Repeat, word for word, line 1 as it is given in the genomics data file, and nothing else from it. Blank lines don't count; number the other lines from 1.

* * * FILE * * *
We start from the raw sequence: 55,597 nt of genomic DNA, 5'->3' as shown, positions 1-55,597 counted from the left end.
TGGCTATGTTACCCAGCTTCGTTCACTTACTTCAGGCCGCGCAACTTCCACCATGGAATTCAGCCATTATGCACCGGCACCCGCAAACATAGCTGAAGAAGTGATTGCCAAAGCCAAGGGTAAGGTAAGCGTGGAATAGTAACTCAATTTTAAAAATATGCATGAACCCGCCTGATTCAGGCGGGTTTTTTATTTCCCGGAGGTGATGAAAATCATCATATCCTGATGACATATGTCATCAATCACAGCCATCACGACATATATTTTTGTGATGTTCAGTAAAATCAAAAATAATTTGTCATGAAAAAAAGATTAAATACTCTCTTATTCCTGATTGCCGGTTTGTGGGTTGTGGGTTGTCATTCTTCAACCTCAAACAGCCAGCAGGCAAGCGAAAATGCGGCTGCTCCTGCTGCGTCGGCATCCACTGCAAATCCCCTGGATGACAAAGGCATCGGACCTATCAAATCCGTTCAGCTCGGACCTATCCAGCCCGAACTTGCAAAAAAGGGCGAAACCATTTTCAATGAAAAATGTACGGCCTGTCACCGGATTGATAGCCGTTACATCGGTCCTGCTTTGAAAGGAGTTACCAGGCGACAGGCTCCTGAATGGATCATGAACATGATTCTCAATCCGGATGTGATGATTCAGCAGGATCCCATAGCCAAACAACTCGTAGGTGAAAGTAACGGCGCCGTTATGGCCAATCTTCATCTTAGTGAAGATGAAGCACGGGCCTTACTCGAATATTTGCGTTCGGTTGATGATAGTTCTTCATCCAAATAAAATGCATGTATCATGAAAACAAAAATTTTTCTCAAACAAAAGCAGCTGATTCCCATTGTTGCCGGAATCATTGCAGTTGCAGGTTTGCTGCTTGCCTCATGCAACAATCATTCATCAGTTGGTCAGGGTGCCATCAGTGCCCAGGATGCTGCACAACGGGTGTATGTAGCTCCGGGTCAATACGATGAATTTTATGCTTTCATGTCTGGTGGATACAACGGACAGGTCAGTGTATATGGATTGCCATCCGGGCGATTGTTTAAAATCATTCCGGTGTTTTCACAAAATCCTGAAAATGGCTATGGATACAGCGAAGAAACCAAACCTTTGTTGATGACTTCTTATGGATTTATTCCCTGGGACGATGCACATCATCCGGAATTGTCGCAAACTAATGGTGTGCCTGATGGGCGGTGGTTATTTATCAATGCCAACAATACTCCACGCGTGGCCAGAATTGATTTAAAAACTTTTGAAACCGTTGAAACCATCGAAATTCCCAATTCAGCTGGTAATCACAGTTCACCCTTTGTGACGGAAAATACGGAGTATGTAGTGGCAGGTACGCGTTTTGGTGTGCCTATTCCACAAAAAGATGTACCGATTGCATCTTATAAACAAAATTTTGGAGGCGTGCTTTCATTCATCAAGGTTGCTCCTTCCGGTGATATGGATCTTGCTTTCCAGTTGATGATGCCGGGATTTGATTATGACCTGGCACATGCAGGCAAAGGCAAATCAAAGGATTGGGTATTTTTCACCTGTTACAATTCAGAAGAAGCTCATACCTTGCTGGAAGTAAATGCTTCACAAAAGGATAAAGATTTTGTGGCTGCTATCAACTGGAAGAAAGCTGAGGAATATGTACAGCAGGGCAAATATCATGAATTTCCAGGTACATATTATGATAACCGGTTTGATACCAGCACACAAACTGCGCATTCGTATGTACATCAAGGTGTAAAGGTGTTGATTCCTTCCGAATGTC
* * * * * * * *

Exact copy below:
We start from the raw sequence: 55,597 nt of genomic DNA, 5'->3' as shown, positions 1-55,597 counted from the left end.